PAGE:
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   Chapter 19 DAVE STANDS ON PRINCIPLE

Dave Darrin's Third Year at Annapolis; Or, Leaders of the Second Class Midshipmen By H. Irving Hancock Characters: 11466

Updated: 2017-12-01 00:02


A motion to adjourn being always "in order," the class president put it.

"Aye!" came a thundering response.

"Contrary minded?"

"No."

The ayes appeared to have it, but the chair called for a showing of hands. Then the chair declared the class meeting adjourned.

"Hustle along with us, Darry. I want to talk with you!" sputtered Farley. He thrust an arm inside of Dave's and carried him along, Dalzell and Page following. Straight to Darrin's quarters they went.

"Now, then," demanded Farley, almost savagely, "what's the meaning of the very remarkable exhibition that you gave the class?"

"How was it remarkable?" questioned Dave.

"In your asking the class to send you to Coventry along with Jetson."

"It wasn't just to Jetson, just because he made a slip, that he should be shunned by the whole class."

"Couldn't the class decide that better than one man?" insisted Farley, his eyes gleaming.

"Without a doubt," Dave admitted. "I didn't attempt to do the deciding for the class. All I did was to try to throw my personal weight against it."

"And you compelled the class to adjourn without attending to

Jetson's case."

"You're wrong, there, Farl"

"Didn't you?"

"I certainly didn't."

"Darry, you knew the class wouldn't vote to send you to Coventry just because you had ventured to give your opinion. Now, the only way the class could escape from the consequences of your action was to adjourn without action on Jetson."

"It was you, Farl, who moved to adjourn."

"Just to save a lot of hot-bloods from jumping on you, Darry. They'd have done it in another minute. The motion to adjourn was the only thing we could do."

"That's just it," nodded Midshipman Page.

"But there'll have to be another meeting called right away," Farley went on. "The brigade will expect it-will have a right to demand it. A member of our class has insulted the whole brigade, and under our old traditions only the second class can administer discipline."

"Well, then," pursued Darrin calmly, "when the new meeting is held Jetson and myself can be punished, if that be the wish of the entire class."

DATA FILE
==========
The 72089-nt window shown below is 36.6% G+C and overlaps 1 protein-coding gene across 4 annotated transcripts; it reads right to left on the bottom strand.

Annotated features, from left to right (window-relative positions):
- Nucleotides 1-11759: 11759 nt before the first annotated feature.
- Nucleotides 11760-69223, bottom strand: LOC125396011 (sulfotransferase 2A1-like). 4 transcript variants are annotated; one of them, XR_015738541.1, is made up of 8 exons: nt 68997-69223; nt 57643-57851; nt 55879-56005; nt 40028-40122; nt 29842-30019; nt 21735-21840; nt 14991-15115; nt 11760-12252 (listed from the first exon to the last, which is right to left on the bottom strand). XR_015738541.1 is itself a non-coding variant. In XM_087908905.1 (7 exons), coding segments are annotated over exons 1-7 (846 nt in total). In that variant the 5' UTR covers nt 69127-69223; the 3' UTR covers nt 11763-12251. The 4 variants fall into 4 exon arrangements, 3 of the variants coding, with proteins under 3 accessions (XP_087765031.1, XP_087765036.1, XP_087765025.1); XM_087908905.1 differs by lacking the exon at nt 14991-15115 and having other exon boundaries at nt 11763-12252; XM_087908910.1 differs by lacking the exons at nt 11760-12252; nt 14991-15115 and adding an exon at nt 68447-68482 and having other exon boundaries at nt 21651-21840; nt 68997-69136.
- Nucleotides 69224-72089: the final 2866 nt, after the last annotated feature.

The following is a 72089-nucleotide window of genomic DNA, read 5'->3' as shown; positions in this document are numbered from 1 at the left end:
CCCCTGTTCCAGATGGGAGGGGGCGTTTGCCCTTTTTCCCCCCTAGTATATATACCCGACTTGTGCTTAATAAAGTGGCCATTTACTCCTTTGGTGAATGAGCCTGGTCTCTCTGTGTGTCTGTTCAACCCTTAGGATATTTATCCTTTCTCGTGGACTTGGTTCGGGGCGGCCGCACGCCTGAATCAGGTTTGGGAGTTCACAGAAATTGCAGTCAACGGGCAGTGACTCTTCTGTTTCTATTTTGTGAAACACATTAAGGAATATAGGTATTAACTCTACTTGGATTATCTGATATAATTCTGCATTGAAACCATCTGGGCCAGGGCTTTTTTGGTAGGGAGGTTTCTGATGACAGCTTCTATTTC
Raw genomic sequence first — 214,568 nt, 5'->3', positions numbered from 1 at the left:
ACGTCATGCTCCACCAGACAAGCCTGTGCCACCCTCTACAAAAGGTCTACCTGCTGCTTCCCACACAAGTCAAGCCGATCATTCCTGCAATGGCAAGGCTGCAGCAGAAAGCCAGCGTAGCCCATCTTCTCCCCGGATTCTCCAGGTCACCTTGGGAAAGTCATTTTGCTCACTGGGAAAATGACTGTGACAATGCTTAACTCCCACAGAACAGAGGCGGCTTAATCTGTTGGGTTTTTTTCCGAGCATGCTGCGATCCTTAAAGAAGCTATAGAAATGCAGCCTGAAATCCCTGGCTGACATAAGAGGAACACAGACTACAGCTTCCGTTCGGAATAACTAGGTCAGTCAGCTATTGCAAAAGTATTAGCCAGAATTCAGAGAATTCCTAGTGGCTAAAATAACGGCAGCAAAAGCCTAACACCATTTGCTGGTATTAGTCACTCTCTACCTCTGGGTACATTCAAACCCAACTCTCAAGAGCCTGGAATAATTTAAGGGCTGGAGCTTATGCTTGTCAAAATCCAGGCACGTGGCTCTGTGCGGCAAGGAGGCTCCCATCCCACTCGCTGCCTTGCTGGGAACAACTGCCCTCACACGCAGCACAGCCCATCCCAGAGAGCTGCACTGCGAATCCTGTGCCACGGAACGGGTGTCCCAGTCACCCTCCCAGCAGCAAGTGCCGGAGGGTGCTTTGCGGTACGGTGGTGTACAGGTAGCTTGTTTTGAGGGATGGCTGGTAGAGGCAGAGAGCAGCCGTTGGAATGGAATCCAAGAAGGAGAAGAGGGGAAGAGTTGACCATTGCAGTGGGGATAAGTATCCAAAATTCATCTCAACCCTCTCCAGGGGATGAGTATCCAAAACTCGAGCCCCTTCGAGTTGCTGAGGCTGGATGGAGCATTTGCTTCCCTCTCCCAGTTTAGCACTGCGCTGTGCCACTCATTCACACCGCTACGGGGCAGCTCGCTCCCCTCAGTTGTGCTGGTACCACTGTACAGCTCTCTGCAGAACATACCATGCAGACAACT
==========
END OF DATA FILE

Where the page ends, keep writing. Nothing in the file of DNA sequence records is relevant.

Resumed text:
"Darry," stormed Farley, "you've simply got to withdraw your fool remarks when the class comes together again."

"Do you expect that I'll do that?" Dave inquired.

"If you don't," retorted Farley warmly, "you won't be worth the further concern of your friends. What do you say, Danny boy?"

"From what I know of Dave Darrin," replied Dalzell, "the class will be wasting its time if it expects Darry to retract."

"But what do you want to be sent to Coventry for?" demanded Farley.

"I don't," Dave answered. "I know how it hurts. I wouldn't see any midshipman here sent to Coventry for anything except positive and undeniable dishonor. Jetson hasn't been guilty of anything worse than a mean, quick temper and a fit of sulks afterwards. That's why, with my experience here at Annapolis, if Jetson is to be sent to Coventry, I decline to be bound by the class action."

"But you can't refuse to be bound by class action," retorted

Farley aghast.

"Try me and see," smiled Dave stubbornly.

"Don't be an idiot, Darry!"

"It would be a contemptible thing," Dave went on, as calmly as before. "Coventry would mean the chasing of Jetson out of the brigade. You would ruin a man for a defect of temper that some of you others don't possess in quite the same degree. Is it fair to ruin any man because he has the misfortune to have a fit of sulks? That's why I won't heed the class action if it cuts Jetson. I'll bow to him whenever I meet him. I'll talk to him if he'll let me."

"But he won't," insisted Farley triumphantly. "No such sulky fellow as